Photo: Library of Congress
By Yan Patsenko, World BEYOND War, October 31, 2022
A simple wish to be free from harm is not something that we are all granted at this time. Not all of us are free from the obligation to engage in actions that harm others either. Not everyone has the ability to choose to live in today’s world. Entire communities of people are engulfed in military actions and in the rapid spread of sentiments that support them. It feels claustrophobic to those of us who are seeking alternative ways of conflict resolution and wishing to escape from the habitual cycles of attacks and retaliations. It gets harder to speak of the value and sacredness of each individual life when we daily lose people by hundreds to war. And yet, for these very reasons, it may be crucially important to say what we can say in support of every single person who’s ready to lay down their weapon or refuses to pick one in the first place.
There’s a right to conscientious objection to military service derived from the international human rights to freedom of thought, conscience, and religion or belief. Both Ukraine and Russia, as well as Belarus, currently have in place many restrictions that do not allow or greatly limit their citizens’ right to the conscientious objection based on their convictions. Right now, Russia undergoes forced mobilization and Ukrainian men between the ages of 18 to 60 are not allowed to leave the country since February of this year. All three countries have strict punitive measures for those who evade conscription and military service. People face years of imprisonment and a lack of independent procedures and structures that could allow them to refuse participation in military life legally and without discrimination.
Regardless of our stance on the events in Ukraine, all of us would want to have the ability to decide what our lives should be in service to. There are so many ways to contribute to the well-being of our families and communities, and of the world at large, including in the situation of war. Forcing people to take up arms and fight their neighbors is not something that should remain unquestioned. We can respect the autonomy of every person to make their own choices of how to respond to such a complex situation. Every one of us who can be saved from losing our lives on the battlefield can become a potential source of new solutions and fresh visions. Any given individual might help us find unexpected ways to the creation of a peaceful, fair, and compassionate society experienced and enjoyed by all.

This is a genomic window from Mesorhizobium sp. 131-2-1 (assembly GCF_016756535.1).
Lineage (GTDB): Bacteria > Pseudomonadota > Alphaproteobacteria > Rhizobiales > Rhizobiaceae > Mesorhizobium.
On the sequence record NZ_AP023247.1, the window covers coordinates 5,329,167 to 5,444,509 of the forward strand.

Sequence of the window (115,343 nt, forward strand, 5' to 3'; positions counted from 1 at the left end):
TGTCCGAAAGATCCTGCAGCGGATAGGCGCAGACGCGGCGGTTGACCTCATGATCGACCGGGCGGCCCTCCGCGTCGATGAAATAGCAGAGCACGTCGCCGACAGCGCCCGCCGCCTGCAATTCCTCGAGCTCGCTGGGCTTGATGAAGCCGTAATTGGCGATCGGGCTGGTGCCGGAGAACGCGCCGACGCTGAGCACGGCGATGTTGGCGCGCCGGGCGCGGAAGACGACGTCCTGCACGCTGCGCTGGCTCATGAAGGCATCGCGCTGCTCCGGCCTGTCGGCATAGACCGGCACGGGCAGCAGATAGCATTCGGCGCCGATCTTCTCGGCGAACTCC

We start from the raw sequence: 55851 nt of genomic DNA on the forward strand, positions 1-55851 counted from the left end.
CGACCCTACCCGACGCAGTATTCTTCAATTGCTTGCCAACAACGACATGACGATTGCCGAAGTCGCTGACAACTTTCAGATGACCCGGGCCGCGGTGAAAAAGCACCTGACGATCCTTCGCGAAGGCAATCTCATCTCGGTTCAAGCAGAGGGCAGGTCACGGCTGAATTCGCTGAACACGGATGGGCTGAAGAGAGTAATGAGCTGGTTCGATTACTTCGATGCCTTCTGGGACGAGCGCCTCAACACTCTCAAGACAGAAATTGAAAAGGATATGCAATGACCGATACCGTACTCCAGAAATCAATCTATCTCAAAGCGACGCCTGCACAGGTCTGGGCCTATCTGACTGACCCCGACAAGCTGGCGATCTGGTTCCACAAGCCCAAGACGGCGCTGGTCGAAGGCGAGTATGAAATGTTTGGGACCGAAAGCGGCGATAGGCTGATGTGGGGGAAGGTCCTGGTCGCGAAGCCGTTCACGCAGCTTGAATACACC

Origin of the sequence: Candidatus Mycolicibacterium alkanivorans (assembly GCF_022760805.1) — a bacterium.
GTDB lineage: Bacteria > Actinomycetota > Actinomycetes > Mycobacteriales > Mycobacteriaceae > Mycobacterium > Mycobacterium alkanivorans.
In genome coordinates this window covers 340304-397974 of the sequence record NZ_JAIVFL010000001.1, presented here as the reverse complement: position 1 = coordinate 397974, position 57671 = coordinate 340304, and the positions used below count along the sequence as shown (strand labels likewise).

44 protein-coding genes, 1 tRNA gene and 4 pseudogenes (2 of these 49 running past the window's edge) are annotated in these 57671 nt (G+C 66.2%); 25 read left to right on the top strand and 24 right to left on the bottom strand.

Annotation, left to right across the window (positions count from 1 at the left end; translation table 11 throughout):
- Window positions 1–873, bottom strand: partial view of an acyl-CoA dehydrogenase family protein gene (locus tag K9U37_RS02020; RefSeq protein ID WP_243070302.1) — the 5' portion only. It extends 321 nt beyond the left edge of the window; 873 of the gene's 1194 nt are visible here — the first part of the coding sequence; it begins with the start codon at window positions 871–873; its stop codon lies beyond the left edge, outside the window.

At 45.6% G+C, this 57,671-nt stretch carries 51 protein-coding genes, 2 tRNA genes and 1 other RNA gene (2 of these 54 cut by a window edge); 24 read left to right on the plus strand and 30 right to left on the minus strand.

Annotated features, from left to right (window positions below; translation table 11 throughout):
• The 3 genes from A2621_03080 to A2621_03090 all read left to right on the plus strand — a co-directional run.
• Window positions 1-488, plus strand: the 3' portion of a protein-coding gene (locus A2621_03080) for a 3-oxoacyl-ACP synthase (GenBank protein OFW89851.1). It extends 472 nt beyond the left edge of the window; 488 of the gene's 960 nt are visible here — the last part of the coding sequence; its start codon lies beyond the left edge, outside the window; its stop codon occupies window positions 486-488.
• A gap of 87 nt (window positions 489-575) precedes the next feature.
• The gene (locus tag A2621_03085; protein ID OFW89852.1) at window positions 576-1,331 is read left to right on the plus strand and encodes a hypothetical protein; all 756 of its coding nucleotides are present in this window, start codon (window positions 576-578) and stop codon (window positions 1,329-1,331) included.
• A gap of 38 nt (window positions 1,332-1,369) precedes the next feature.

This is why I would like to share with you the petition that asks for protection and asylum for deserters and conscientious objectors to military service from Russia, Ukraine, and Belarus. The petition will support the appeal to the European Parliament that details how this protection can be granted. An asylum status would offer safety to individuals who are forced to leave their countries of birth by choosing to not harm and not be harmed. As the creators of the petition mention, “with your signature, you will help to give the appeal the necessary weight”. It will be handed over to the European Parliament in Brussels on Human Rights Day on December 10th.
I will remain eternally grateful to those of you who will consider adding your name to it.